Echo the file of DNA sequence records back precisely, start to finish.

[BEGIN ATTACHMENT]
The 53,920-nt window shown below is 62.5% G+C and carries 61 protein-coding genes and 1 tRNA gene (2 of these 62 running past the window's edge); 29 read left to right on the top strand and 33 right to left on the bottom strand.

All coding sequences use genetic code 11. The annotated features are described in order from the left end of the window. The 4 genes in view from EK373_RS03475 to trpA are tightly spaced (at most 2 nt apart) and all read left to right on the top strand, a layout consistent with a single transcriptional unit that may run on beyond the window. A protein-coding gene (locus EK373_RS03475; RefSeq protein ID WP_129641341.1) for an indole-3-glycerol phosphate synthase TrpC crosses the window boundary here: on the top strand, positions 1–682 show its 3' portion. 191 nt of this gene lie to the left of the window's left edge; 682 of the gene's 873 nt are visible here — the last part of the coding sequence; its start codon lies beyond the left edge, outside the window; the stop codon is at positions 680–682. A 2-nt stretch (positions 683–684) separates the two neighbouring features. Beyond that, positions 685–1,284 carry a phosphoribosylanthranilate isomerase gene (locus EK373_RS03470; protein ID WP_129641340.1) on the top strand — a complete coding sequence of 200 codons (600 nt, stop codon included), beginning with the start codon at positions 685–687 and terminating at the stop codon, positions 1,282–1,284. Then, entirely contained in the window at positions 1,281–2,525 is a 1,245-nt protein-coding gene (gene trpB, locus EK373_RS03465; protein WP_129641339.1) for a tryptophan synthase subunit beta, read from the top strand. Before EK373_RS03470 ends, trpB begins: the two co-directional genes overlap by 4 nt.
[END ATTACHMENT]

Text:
The 53,920-nt window shown below is 62.5% G+C and carries 61 protein-coding genes and 1 tRNA gene (2 of these 62 running past the window's edge); 29 read left to right on the top strand and 33 right to left on the bottom strand.

All coding sequences use genetic code 11. The annotated features are described in order from the left end of the window. The 4 genes in view from EK373_RS03475 to trpA are tightly spaced (at most 2 nt apart) and all read left to right on the top strand, a layout consistent with a single transcriptional unit that may run on beyond the window. A protein-coding gene (locus EK373_RS03475; RefSeq protein ID WP_129641341.1) for an indole-3-glycerol phosphate synthase TrpC crosses the window boundary here: on the top strand, positions 1–682 show its 3' portion. 191 nt of this gene lie to the left of the window's left edge; 682 of the gene's 873 nt are visible here — the last part of the coding sequence; its start codon lies beyond the left edge, outside the window; the stop codon is at positions 680–682. A 2-nt stretch (positions 683–684) separates the two neighbouring features. Beyond that, positions 685–1,284 carry a phosphoribosylanthranilate isomerase gene (locus EK373_RS03470; protein ID WP_129641340.1) on the top strand — a complete coding sequence of 200 codons (600 nt, stop codon included), beginning with the start codon at positions 685–687 and terminating at the stop codon, positions 1,282–1,284. Then, entirely contained in the window at positions 1,281–2,525 is a 1,245-nt protein-coding gene (gene trpB, locus EK373_RS03465; protein WP_129641339.1) for a tryptophan synthase subunit beta, read from the top strand. Before EK373_RS03470 ends, trpB begins: the two co-directional genes overlap by 4 nt.